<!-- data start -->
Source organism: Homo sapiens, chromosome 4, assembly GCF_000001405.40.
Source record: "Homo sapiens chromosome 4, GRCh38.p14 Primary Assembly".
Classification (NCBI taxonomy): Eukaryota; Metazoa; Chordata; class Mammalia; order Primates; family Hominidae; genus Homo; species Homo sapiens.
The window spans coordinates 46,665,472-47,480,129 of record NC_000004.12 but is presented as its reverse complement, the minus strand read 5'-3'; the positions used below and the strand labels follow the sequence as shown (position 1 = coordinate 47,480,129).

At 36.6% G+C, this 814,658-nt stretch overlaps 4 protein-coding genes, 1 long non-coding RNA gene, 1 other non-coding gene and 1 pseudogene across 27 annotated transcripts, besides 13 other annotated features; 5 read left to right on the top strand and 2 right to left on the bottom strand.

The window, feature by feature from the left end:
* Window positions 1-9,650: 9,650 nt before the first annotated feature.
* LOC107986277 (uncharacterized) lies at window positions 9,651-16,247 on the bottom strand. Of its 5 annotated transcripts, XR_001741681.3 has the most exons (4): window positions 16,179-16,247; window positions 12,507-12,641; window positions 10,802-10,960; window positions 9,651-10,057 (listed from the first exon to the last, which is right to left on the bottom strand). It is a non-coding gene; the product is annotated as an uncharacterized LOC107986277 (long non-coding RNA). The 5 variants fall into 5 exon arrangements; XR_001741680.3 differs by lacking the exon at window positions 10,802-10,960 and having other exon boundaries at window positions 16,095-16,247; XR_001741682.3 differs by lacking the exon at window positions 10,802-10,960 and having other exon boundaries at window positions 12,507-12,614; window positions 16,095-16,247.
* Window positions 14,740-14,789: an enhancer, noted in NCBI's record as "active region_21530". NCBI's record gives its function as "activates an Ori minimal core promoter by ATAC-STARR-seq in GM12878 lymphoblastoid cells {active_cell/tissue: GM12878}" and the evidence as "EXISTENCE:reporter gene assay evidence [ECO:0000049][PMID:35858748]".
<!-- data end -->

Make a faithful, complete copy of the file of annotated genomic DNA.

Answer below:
Source organism: Homo sapiens, chromosome 4, assembly GCF_000001405.40.
Source record: "Homo sapiens chromosome 4, GRCh38.p14 Primary Assembly".
Classification (NCBI taxonomy): Eukaryota; Metazoa; Chordata; class Mammalia; order Primates; family Hominidae; genus Homo; species Homo sapiens.
The window spans coordinates 46,665,472-47,480,129 of record NC_000004.12 but is presented as its reverse complement, the minus strand read 5'-3'; the positions used below and the strand labels follow the sequence as shown (position 1 = coordinate 47,480,129).

At 36.6% G+C, this 814,658-nt stretch overlaps 4 protein-coding genes, 1 long non-coding RNA gene, 1 other non-coding gene and 1 pseudogene across 27 annotated transcripts, besides 13 other annotated features; 5 read left to right on the top strand and 2 right to left on the bottom strand.

The window, feature by feature from the left end:
* Window positions 1-9,650: 9,650 nt before the first annotated feature.
* LOC107986277 (uncharacterized) lies at window positions 9,651-16,247 on the bottom strand. Of its 5 annotated transcripts, XR_001741681.3 has the most exons (4): window positions 16,179-16,247; window positions 12,507-12,641; window positions 10,802-10,960; window positions 9,651-10,057 (listed from the first exon to the last, which is right to left on the bottom strand). It is a non-coding gene; the product is annotated as an uncharacterized LOC107986277 (long non-coding RNA). The 5 variants fall into 5 exon arrangements; XR_001741680.3 differs by lacking the exon at window positions 10,802-10,960 and having other exon boundaries at window positions 16,095-16,247; XR_001741682.3 differs by lacking the exon at window positions 10,802-10,960 and having other exon boundaries at window positions 12,507-12,614; window positions 16,095-16,247.
* Window positions 14,740-14,789: an enhancer, noted in NCBI's record as "active region_21530". NCBI's record gives its function as "activates an Ori minimal core promoter by ATAC-STARR-seq in GM12878 lymphoblastoid cells {active_cell/tissue: GM12878}" and the evidence as "EXISTENCE:reporter gene assay evidence [ECO:0000049][PMID:35858748]".